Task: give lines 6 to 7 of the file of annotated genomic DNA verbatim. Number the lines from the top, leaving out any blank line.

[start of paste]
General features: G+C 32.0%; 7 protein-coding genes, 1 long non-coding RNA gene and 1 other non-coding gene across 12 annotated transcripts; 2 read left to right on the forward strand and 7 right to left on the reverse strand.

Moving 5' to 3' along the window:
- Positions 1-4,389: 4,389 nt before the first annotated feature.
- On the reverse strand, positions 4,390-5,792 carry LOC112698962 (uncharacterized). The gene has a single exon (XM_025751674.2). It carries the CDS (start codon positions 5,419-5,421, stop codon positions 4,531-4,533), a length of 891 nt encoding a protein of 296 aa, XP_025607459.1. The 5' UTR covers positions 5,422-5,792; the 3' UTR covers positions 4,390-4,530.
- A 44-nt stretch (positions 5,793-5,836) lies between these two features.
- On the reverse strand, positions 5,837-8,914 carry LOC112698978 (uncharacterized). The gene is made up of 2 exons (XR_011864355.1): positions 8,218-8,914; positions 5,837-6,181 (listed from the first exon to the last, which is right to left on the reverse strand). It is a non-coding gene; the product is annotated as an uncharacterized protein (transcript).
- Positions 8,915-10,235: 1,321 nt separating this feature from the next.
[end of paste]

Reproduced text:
- On the reverse strand, positions 5,837-8,914 carry LOC112698978 (uncharacterized). The gene is made up of 2 exons (XR_011864355.1): positions 8,218-8,914; positions 5,837-6,181 (listed from the first exon to the last, which is right to left on the reverse strand). It is a non-coding gene; the product is annotated as an uncharacterized protein (transcript).
- Positions 8,915-10,235: 1,321 nt separating this feature from the next.